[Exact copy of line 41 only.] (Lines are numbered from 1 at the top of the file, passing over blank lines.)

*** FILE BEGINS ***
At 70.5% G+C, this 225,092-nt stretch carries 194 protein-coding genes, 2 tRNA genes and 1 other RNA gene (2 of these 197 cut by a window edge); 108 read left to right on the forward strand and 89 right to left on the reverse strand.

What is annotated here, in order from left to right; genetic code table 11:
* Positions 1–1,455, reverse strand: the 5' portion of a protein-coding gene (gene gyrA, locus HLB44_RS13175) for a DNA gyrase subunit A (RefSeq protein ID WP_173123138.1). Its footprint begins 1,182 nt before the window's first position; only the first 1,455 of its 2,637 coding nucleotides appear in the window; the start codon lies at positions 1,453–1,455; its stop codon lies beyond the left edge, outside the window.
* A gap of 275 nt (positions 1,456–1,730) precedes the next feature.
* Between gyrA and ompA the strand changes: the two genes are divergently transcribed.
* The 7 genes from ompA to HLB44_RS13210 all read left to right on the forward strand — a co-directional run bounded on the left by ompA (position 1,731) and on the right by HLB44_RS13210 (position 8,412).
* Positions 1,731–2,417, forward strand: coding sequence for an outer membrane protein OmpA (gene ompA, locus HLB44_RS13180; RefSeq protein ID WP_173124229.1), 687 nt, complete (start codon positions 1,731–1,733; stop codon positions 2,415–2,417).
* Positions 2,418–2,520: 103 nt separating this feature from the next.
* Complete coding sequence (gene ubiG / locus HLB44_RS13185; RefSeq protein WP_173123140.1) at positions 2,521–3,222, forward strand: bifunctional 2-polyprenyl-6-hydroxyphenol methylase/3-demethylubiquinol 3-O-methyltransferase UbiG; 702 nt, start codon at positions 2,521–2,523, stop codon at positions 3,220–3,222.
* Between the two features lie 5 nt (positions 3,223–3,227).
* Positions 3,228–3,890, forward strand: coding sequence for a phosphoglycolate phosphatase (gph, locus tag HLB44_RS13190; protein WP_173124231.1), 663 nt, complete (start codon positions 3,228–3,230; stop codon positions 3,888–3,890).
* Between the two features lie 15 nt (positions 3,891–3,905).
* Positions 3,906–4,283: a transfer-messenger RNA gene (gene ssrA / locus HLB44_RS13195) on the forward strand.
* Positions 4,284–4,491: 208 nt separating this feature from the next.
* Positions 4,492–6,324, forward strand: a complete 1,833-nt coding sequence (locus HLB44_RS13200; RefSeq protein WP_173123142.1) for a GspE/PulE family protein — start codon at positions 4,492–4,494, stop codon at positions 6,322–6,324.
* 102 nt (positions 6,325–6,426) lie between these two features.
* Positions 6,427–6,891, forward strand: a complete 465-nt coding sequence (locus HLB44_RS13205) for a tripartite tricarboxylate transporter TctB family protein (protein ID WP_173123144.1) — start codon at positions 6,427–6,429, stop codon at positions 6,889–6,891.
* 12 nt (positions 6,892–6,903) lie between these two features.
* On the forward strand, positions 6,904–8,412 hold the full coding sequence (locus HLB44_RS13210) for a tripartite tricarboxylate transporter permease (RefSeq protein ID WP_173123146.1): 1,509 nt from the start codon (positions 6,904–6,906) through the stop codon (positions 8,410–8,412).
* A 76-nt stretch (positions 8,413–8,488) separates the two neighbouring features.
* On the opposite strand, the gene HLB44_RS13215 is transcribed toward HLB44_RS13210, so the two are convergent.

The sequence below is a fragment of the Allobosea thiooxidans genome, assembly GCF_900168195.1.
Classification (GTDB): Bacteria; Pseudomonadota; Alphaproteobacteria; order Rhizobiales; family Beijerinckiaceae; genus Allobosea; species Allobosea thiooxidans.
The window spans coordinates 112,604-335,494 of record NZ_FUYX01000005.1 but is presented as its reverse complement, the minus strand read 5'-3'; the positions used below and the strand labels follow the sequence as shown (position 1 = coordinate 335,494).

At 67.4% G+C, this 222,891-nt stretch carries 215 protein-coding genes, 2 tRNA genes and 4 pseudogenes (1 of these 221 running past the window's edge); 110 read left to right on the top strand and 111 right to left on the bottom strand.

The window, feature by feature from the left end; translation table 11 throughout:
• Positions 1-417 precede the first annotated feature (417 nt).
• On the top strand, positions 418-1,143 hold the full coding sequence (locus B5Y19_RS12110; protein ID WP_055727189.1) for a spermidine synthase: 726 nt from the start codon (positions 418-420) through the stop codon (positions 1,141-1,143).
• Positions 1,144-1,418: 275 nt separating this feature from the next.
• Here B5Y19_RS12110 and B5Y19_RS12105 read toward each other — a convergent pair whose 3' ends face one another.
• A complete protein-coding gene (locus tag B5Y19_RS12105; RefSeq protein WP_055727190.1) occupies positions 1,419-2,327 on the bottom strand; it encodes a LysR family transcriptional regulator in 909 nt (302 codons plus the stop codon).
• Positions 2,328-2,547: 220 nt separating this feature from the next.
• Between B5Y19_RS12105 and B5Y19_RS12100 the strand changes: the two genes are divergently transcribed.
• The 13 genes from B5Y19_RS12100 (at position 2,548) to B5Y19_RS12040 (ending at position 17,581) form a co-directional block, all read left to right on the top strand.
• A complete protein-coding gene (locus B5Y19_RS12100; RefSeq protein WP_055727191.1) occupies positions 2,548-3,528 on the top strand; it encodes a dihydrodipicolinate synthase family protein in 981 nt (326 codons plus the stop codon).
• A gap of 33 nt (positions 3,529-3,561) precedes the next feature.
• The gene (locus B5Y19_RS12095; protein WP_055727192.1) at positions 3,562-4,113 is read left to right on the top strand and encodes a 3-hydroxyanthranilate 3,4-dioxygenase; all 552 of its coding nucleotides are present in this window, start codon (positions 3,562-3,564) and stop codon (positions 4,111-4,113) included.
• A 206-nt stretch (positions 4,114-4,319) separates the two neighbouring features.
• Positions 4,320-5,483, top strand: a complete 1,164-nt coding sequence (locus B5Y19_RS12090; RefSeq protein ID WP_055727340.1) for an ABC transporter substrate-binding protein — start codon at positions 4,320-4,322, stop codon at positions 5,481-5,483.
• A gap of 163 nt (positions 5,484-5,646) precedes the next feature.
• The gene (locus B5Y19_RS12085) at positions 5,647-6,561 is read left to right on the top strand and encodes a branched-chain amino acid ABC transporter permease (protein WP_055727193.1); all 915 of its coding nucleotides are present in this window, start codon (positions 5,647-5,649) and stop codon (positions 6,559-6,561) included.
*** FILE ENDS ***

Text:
• The gene (locus B5Y19_RS12085) at positions 5,647-6,561 is read left to right on the top strand and encodes a branched-chain amino acid ABC transporter permease (protein WP_055727193.1); all 915 of its coding nucleotides are present in this window, start codon (positions 5,647-5,649) and stop codon (positions 6,559-6,561) included.